THESE ARE the facts:

Some rogue priests committed crimes against children, and were aided and abetted by administrators who tried to hide evidence of the acts. While it is difficult to ascertain the veracity of many specific claims of abuse, given that decades passed before the victims spoke out, and very few of these cases have actually made it to court, no honest Catholic can deny that children and adolescents were sexually abused.

But this is what we deduce from those facts:

The whole church is guilty, including generations of men whose only crime was to devote their lives to Christ and their parishioners.

The leap in logic is stunning, but not surprising when you consider who's making it, and who has a particular interest in perpetuating the myth of the pedophile priest.

The bandwagon is now groaning under the weight of people who will use this sad chapter in the church's history to try to destroy it, either from within or without. You could barely miss the over-the-top outrage of the editorialists calling for "accountability":

"The damage illuminated in the sickening details of the grand jury report was inflicted not just on the children who were victims of these crimes, some of whom turned to drugs and even suicide to escape the pain. It also damages every member who seeks solace from the church, and who counts on it as a source of truth."

To which I respond: Don't presume to speak for me.

Every Catholic I know hates what has been alleged to have been done by some men who never should've been ordained in the first place. But we refuse to be railroaded by the media into attacking the church indiscriminately.

Of course, it's not just the journalists looking for their Outrage Awards who are on that train.

There are the victims groups that, while making legitimate claims about cover-ups, take it a step further to demand their pound of flesh in the form of payouts that seem to be as much an attack on the church as a form of solace for the victims.

Of course, some of the same folks are the first to cry foul when a diocesan school closes because - surprise! - there's no money to keep it running.

Then you have the people who were disappointed in the church of their youth because of their own private grievances, and are thrilled to see her battered and bleeding. People like the (dwindling) members Catholics for Choice, who have some strange notion that killing the unborn is consistent with Jesus' teaching to love thy neighbor as thyself.

Or the gay-activist community that attacks the church for its stand on homosexuality. Ironically, had the church been more vigilant in rooting out the gay priests in its midst, perhaps this epidemic of sexual abuse would have been curtailed decades ago.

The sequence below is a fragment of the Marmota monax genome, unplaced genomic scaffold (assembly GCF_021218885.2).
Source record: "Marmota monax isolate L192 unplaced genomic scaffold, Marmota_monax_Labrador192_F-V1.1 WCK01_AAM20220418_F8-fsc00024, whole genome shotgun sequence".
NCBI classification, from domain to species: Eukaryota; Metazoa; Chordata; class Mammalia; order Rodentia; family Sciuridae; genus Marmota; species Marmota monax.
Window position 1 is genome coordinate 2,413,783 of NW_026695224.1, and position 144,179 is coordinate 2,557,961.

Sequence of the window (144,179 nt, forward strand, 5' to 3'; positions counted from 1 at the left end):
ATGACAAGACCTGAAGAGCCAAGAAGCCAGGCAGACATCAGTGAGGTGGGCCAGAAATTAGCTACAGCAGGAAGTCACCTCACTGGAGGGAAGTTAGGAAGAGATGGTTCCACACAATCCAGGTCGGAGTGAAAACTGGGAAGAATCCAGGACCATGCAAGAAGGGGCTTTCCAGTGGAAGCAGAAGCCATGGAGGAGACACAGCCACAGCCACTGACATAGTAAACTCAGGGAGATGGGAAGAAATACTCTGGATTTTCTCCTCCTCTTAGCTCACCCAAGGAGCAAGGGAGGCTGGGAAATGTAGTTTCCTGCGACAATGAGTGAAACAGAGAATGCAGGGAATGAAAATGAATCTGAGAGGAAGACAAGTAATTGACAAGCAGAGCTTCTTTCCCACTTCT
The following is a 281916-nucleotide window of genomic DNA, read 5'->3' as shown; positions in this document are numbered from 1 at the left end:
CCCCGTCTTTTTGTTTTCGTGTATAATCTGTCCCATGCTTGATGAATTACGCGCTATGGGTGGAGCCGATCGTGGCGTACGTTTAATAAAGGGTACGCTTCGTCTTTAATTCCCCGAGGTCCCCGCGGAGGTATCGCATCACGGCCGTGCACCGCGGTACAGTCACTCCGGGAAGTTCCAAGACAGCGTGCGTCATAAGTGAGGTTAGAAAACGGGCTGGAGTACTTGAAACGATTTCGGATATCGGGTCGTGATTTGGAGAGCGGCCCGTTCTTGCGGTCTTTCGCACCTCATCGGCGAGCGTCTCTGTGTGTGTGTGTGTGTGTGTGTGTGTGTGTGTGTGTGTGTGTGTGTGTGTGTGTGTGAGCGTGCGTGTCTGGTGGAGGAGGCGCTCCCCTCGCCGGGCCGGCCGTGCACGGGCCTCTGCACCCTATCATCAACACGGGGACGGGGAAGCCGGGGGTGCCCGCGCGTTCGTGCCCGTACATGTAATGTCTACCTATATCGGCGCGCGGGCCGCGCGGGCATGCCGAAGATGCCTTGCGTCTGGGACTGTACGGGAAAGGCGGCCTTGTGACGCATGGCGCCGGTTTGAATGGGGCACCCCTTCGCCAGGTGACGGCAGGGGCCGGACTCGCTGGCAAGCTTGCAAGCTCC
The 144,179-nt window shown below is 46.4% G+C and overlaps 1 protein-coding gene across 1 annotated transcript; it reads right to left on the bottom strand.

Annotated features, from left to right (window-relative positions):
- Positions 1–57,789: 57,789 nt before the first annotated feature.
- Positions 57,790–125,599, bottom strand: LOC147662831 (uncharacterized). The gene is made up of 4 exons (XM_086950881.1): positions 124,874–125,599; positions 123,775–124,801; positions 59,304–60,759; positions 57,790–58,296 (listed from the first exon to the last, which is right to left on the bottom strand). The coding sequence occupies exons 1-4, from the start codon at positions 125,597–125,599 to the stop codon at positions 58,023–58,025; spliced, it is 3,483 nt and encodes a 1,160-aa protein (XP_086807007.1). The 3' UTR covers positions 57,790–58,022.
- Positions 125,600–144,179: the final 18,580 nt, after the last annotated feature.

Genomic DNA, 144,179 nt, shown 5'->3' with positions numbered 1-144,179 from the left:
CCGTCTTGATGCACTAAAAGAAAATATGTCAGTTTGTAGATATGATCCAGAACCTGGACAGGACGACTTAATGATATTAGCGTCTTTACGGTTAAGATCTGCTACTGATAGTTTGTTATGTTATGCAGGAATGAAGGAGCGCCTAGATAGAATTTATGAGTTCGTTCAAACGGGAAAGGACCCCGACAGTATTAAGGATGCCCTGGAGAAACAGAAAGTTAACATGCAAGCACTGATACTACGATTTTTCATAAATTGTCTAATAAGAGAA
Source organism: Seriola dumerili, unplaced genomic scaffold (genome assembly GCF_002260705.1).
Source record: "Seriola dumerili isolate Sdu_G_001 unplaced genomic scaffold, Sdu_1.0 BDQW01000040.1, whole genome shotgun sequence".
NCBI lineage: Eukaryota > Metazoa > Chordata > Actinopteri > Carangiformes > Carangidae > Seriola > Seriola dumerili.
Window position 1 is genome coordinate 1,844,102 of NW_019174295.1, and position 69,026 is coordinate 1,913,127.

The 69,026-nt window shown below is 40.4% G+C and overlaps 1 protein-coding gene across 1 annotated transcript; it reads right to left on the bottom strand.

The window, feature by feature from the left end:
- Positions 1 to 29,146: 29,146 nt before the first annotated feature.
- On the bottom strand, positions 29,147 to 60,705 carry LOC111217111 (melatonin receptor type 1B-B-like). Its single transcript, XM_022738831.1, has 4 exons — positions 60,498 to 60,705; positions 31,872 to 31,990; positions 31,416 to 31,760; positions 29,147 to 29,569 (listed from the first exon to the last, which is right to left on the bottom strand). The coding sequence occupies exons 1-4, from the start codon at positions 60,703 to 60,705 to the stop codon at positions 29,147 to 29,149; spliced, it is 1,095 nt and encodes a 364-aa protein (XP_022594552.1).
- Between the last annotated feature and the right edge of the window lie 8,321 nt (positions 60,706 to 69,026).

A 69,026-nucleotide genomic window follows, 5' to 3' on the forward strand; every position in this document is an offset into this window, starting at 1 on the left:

And to those who are aghast that I'd mention the elephant in the room, namely that the vast majority of victims were boys and all the alleged abusers were men, I'm not saying that homosexual equals pedophile. What I am saying is that it's disingenuous to ignore the connection between the gender of the abusers and the abused as if it didn't exist.

And then you have the women who are absolutely disgusted that they've been barred from the altar, the ones who dishonor the generations of religious sisters by clamoring for the right to become priests.

In my decades-long connection with the church, women have had all the rights and privileges of their male counterparts.

And I have a great deal of respect for grand juries. In fact, the one that came out a few weeks ago and slammed the Commonwealth of Pennsylvania for essentially letting a doctor profit from infanticide was right on target. (If only the media were conducting a crusade against the abortion industry with as much zeal as they're directing at the church. If only.)

But like any good, skeptical lawyer, I have a problem accepting on blind faith allegations of crimes that were supposedly committed decades ago. In the criminal-justice system, defendants are given a whole range of protections, including that sweet little tradition known as presumption of innocence. We don't convict unless we can prove guilt beyond a reasonable doubt.

But if you're Catholic, and wear a collar, don't expect to be treated to the same benefits given to the alleged Kensington Strangler.

So let's have a few more facts before we start making all those opportunistic conclusions.

Because blind faith can never trump due process.

Christine M. Flowers is a lawyer. E-mail She blogs at